Two female patients over the age of 85 who died following a viral outbreak at The Redwoods senior facility serve as a sad reminder for health care workers to receive their flu vaccinations, said Marin County Public Health Officer Matthew Willis.
"What it does is enforce the message that frail and elderly patients are particularly vulnerable to any illness," he said.
A wave of norovirus hit the residential care facility on Dec. 24, and sickened a total of 63 staff and residents. It was a possible contributing factor to the death of two patients, who also suffered from other serious medical conditions. Symptoms of the highly contagious virus include dehydration, vomiting and diarrhea.
Since the norovirus spreads quickly often through bodily contact it's unclear where the outbreak originated from, Willis said. There's also no vaccine or specific treatment, but that doesn't hold true for other viruses, particularly in the midst of influenza season.
“This is reminder to make sure we’re doing what we can to protect patients in ways we can control,” Willis said.
In other words, get your flu shot.
Willis, who became the county’s public health officer in mid-November, is supportive of but hasn't yet joined the ranks of health officials in San Francisco, Alameda, Contra Costa, Santa Clara, Sonoma and other counties around California who mandated vaccination or masks for health workers in 2012.
Many hospitals, including Marin General and Novato Community, have also implemented vaccination mandates for their workers and boast a 95 percent vaccination rate.
In September, Gov. Jerry Brown vetoed a bill that would have required California clinics and health facilities to achieve a 90 percent or higher flu vaccination rate by mid-2015, saying he was confident that local governments and health facilities could raise vaccination rates without a new state law.
Willis may consider the measure this year, but in the meantime is focusing his attention on improving vaccine rates among staff at skilled nursing facilities and nursing homes, which are at just 55 percent nationally, according to the Centers for Disease Control and Prevention. And 90 percent of influenza deaths are among those 65 and older, he said.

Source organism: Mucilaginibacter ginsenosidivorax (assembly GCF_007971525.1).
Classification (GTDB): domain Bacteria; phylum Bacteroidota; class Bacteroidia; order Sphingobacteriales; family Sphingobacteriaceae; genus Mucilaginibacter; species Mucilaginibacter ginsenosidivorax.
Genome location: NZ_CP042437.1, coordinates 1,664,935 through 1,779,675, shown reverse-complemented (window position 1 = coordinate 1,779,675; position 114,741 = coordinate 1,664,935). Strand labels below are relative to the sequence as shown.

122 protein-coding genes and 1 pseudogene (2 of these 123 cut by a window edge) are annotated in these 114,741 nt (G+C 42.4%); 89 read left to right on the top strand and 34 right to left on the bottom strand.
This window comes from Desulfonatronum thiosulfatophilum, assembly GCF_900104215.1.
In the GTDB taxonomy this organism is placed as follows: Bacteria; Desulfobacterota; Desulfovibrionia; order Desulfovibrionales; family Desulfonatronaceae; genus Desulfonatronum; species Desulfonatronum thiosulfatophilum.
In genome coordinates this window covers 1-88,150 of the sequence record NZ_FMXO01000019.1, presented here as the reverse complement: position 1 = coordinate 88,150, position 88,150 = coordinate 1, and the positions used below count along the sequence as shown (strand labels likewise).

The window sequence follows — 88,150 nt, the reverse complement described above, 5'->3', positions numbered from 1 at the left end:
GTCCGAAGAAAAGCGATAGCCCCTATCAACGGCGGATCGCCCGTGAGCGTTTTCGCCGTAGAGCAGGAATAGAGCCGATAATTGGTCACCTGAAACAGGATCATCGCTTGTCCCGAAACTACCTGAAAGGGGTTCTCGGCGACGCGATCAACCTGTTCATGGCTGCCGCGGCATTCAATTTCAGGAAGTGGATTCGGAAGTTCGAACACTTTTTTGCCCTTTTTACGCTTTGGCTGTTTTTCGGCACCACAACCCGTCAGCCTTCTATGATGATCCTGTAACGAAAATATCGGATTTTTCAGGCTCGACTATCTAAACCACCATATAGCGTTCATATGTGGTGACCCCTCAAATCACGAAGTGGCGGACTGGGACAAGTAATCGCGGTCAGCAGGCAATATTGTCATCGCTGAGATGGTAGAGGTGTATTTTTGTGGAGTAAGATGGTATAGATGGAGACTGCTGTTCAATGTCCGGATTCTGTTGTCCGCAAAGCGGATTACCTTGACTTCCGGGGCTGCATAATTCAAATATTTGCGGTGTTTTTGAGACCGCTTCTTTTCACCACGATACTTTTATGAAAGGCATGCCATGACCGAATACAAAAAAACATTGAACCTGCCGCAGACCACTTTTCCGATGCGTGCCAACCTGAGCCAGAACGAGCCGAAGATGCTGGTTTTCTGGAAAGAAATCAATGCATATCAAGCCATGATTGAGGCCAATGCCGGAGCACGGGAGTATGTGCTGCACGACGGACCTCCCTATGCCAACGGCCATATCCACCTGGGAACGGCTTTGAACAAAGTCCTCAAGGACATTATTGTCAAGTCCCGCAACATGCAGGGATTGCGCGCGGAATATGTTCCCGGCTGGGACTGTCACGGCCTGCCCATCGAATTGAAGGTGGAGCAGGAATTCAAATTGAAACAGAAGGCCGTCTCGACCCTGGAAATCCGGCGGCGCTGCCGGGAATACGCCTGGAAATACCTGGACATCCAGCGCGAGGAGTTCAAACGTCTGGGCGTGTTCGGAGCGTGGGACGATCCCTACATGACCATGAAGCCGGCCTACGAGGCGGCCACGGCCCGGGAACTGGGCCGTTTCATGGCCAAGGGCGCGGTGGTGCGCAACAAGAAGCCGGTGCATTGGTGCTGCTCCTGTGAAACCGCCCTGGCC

“It’s a setting in which the population is more vulnerable and the staff is less vaccinated,” Willis said.
Vaccination rates among all health care workers in Marin are at nearly 65 percent, which is line with the national average, according to the most recent data available from the California Department of Public Health. But to learn more about how local nursing facilities measure up, in December the county sent letters to each of the 13 Marin centers – including The Redwoods in Mill Valley, the Rafael in San Rafael and the Tamalpais in Greenbrae – to seek data on clients taken to emergency rooms with flu-like symptoms from nursing facilities, and to determine vaccination rates among staff.
The surveys are due by the end of this week, Willis said, and the county will tally the results and prioritize where to focus outreach and support for vaccinations.
So far, Marin has been fortunate this flu season. Marin Health and Human Services reports about 6 percent of patients with flu-like symptoms tested positive for influenza the week of December 29, which is under the 10 percent threshold that indicates the virus is in season.
“We’re flirting with that line,” he said. Although flu season may be late this year, it's a matter of when, not if, an outbreak will occur.
“Which means,” Willis said, “there’s still time to get vaccinated.”